The pair of time travellers soon discovers that not all is as it seems in this town, and when their meddling provokes the anger of ‘the mountain gods’ things start really hotting up. It turns out that an alien race, the Pyrovile, is living under Mount Vesuvius and planning to take over the bodies of the citizens of Pompeii, conquer the world, and destroy all human life. Suddenly the moral dilemma has changed. It is no longer a question of meddling with history, but a choice about who should live and who must die. Should the Doctor let the Pyrovile continue so that the volcano never erupts, but the earth is eventually destroyed? Or should he actively choose to trigger the eruption and kill all the townspeople in order to save the human race?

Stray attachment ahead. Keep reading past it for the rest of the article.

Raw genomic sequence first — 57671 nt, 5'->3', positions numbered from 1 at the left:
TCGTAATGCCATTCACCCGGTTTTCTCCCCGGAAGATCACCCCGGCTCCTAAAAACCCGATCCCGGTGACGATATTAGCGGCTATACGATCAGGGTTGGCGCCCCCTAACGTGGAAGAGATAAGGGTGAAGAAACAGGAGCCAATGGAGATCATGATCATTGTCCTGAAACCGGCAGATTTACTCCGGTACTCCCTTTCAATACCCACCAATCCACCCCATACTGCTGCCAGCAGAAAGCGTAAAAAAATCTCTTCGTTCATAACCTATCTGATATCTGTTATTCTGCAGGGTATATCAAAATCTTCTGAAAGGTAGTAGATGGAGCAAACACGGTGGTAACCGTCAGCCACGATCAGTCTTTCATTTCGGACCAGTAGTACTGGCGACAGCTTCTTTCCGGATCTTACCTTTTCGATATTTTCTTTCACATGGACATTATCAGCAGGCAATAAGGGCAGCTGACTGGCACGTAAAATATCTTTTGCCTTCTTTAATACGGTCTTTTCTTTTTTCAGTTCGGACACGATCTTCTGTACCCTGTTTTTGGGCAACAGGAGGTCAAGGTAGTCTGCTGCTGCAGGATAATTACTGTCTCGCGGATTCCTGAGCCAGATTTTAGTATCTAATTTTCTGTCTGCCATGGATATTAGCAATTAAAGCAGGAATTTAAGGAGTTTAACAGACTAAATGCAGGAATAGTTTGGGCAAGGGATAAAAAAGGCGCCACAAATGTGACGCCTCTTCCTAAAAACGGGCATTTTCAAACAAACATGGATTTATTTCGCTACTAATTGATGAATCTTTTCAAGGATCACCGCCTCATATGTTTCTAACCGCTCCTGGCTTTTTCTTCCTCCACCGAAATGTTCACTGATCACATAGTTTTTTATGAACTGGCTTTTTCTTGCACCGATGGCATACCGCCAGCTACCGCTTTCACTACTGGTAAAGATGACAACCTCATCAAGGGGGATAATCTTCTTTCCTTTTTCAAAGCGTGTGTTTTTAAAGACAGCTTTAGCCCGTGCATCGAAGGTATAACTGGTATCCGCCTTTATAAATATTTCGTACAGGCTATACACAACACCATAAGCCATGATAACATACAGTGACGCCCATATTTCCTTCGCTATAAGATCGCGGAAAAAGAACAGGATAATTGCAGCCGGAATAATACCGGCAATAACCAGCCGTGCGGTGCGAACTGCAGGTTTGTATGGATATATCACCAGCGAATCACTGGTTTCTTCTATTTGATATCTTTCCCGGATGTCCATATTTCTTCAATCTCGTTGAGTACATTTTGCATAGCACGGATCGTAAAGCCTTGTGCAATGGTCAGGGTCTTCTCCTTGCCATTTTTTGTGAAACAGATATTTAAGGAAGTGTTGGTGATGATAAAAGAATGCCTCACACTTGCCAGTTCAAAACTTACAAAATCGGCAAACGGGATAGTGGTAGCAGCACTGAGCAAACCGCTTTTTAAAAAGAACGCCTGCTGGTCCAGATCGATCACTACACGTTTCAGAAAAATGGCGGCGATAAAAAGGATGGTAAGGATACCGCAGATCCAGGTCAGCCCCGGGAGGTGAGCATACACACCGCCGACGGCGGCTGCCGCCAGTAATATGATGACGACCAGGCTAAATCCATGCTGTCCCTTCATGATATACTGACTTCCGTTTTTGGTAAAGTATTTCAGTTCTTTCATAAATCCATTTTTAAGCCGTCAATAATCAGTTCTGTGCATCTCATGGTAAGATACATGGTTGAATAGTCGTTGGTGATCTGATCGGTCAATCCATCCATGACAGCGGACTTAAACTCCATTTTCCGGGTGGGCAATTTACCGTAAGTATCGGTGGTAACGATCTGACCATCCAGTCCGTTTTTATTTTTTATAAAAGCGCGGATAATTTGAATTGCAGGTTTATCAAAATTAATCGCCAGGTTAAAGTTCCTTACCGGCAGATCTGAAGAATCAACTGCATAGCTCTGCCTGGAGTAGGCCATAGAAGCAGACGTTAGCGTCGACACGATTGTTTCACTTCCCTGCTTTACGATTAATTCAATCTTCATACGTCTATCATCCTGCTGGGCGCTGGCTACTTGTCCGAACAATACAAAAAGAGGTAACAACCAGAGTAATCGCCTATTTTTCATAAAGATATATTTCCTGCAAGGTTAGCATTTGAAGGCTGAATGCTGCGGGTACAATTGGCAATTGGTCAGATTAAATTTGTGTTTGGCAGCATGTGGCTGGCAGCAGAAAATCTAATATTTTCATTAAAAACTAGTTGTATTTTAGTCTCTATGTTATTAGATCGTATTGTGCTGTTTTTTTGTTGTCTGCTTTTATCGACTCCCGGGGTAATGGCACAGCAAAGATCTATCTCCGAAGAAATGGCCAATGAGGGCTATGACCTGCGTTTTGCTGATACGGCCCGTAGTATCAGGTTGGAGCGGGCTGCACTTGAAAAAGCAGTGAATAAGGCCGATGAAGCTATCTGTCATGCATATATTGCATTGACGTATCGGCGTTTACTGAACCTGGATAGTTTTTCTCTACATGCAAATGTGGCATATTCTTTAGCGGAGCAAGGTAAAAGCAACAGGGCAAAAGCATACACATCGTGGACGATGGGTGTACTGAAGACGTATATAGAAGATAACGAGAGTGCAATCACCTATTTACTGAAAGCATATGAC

The Doctor and Donna agree to blow up the volcano, risking their own lives to do so, but then find themselves faced with a final dilemma. Having doomed the people of Pompeii, should they try to rescue any of them from the fate to which history condemns them? The Doctor claims that it cannot be done, but Donna eventually persuades him to use the Tardis to bring Caecilius and his family to safety.
The specific dilemmas faced by the Doctor and Donna in Pompeii are not common problems in our lives. However, the way they approach these moral decisions is relevant to any issue with an ethical dimension. The climax of the episode is the choice to sacrifice the people of Pompeii for the greater good of the world. While this is a painful decision, it is presented as the right action for the Doctor to take. He actively plays a role in ending the lives of thousands of people, as well as wiping out an alien race, based on the premise that it is better for this number of people to die than for many more to die in the future. It is difficult to see how the Doctor could choose anything other than this utilitarian course of action. Certainly, Donna concedes that there is no other way.